Made in Jutland: The devilish girl of the silver screen

If all Danish actresses were as colourful as ’50s B-movie actress Hanne Smyrner, the nation’s gossip magazines could forget all about Hollywood.

by Jane Graham, photo Reptilicus

Homegrown stars here in Denmark are a pretty sensible bunch, not normally known for their primadonna temperaments or tempestuous love affairs. With their feet set firmly on terra firma, their staid day-to-day lives lend slim pickings to the county’s glossy weeklies that thrive on gossip about the rich and famous and must make do instead with Hollywood hearsay or the latest take on any one of the scandalous footballer fiascos unfolding in Europe.

But the nation’s starlets haven’t always been built with more common sense than a girl guide. In the 1950s, when voluptuous blonde bombshells be-bopped breezily through thousands of forgettable B-movies, one name became synonymous with outlandish themes, from tussling with 12-foot monsters to dabbling with Satanism to dating Arab princes.

Compared to her more down-to-earth countrywomen, Hanne Smyrner tried it all, from weird religions to writing children’s books, and was unable to stick it out with any of them.

Gossip galore
So much tittle-tattle surrounds Smyrner that it has been almost impossible for this poor writer to sift through the piles of gossip and separate fact from fiction.

What is known for sure, though, is that Ann Smyrner, as she was usually billed on the silver screen, was born Hanne Smyrner in Frederiksberg on 3 November 1934. After training with Aarhus Theatre from 1955 to 1956 (where her father, an actor, was a major player), she debuted in the theatre’s production of Aladdin to mixed reviews. Offered a permanent position with the theatre, it was around this time that her film career took off after she was ‘discovered’ by a talent scout and handed a five-year contract by German production company Deutsche Filmhanse.

Under them, she was cast in some of the most offbeat, modern films of the period including her only role in a Danish film, 1961’s ‘Reptilicus’, the country’s first and only sci-fi monster flick. ‘Reptilicus’ has become something of a cult classic and was actually reissued on DVD several years ago. The ‘so bad it’s good’ monster movie also managed to incorporate variety star Dirch Passer into the preposterous tale of a giant lizard on the rampage through the streets of Copenhagen.

The word backstage on the Reptilicus set was that it was thanks to Hanne Smyrner that the film ‘lost’ it’s one and only American star, Nora Hayden, who apparently refused to take second billing to the young Smyrner, who was depicted in most scenes wearing a variety of ill-suited gingham smocks.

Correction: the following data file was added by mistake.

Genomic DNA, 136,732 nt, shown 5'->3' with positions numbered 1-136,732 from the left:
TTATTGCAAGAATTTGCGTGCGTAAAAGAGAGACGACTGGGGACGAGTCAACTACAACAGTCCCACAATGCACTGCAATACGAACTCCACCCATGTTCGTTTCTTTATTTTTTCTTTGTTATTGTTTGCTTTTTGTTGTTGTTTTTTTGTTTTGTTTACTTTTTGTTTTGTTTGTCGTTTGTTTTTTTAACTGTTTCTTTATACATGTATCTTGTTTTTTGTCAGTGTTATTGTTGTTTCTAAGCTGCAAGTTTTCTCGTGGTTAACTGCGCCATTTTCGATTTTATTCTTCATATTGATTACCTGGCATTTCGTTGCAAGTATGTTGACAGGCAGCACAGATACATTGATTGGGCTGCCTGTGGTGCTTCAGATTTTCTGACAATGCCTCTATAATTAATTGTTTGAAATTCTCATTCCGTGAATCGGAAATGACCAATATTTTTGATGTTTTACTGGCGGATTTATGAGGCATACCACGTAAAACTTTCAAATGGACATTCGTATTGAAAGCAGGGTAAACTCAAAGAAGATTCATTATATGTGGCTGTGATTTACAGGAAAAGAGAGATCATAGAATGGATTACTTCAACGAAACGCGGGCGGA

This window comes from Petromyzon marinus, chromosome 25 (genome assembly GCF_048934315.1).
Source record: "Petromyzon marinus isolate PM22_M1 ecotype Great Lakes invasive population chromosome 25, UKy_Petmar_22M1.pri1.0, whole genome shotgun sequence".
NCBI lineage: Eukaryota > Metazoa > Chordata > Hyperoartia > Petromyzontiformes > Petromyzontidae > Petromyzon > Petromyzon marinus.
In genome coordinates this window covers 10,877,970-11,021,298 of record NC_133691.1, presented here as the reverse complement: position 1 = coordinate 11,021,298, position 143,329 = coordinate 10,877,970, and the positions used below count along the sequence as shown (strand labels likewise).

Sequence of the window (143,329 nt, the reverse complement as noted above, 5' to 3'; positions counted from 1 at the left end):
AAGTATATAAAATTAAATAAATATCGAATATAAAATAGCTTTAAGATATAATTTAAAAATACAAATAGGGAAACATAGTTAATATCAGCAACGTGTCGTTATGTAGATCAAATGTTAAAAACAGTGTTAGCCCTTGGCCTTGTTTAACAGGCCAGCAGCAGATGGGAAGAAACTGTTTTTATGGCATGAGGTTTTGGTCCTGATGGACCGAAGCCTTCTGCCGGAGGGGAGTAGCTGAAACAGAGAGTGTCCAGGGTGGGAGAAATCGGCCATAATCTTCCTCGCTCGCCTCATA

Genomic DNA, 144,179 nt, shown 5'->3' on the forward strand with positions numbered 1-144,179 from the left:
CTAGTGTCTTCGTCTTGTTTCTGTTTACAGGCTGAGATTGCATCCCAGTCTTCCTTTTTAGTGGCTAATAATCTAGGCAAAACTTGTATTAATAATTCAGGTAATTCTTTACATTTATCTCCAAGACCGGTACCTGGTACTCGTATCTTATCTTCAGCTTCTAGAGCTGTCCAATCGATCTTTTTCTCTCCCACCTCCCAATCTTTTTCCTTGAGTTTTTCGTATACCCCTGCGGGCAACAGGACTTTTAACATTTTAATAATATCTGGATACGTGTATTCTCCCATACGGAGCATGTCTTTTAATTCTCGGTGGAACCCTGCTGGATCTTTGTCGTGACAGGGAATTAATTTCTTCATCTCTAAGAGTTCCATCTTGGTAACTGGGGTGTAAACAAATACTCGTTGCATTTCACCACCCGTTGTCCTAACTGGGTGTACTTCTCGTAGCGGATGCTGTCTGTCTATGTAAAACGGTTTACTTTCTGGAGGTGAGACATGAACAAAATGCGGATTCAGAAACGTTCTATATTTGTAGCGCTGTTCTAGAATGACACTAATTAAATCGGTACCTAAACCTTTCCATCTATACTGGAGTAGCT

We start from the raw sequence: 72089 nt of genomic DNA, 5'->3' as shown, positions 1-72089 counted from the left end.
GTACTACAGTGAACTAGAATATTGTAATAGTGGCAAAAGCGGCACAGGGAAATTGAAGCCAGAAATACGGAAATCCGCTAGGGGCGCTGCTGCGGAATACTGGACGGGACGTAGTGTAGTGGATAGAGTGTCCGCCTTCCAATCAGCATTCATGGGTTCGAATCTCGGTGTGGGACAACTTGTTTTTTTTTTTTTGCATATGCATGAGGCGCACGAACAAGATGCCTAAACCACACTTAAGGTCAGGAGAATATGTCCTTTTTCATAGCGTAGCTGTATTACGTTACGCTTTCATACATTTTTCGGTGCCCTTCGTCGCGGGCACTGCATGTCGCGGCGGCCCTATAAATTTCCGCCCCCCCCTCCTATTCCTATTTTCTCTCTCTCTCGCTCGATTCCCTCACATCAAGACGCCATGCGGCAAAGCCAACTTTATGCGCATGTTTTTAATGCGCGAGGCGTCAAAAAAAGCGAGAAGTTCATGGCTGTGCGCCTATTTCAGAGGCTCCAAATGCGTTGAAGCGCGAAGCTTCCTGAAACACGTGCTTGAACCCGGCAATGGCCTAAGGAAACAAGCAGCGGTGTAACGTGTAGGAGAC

Watch the heart breaker in one of the scenes of Reptilicus:

Religions abound
In 1970, Smyrner fell ill and was admitted to hospital, after which she gave up acting. She dabbled in various religions, and was for some years quite openly practising Satanism before converting to Buddhism. And if we are to believe everything we read (which of course we should not), in her short career she has, amongst other things: embarked upon a disastrous recording career, almost become engaged to Prince Faref Husseing (the brother of the king of Jordan), been bitten by a rabid dog during filming in South Africa, been inaugurated into an occult sect in a Hindu ceremony in Ceylon, suffered a total breakdown on the Zurich-Rome Express, and had her own religious radio show on DR.

Today Smyrner lives with her husband, Ole V Hansen – the former editor of Denmark’s biggest family weekly, Familie Journalen –in Benalmadena just outside Marbella, Spain because, as she said in an interview in 2001, “both the country [of Denmark] and its people are too cold and boring.”

But not everyone thought she was too much of a handful for the placid Danes to deal with. According to veteran press photographer Vagn Hansen (no relation to Ole), she’s one of the most photogenic people he ever took a picture of.

“She was a real pleasure to photograph,” he said. Just don’t go anywhere with her on a train or get her started on religion.


This article is part of our ‘Made in Jutland’ history series, which tells the stories of famous Danes who grew up, studied or lived in the Jutland region. 

This story was originally published in the History section of The Copenhagen Post. To read more of their stories about the history of Denmark, click here.

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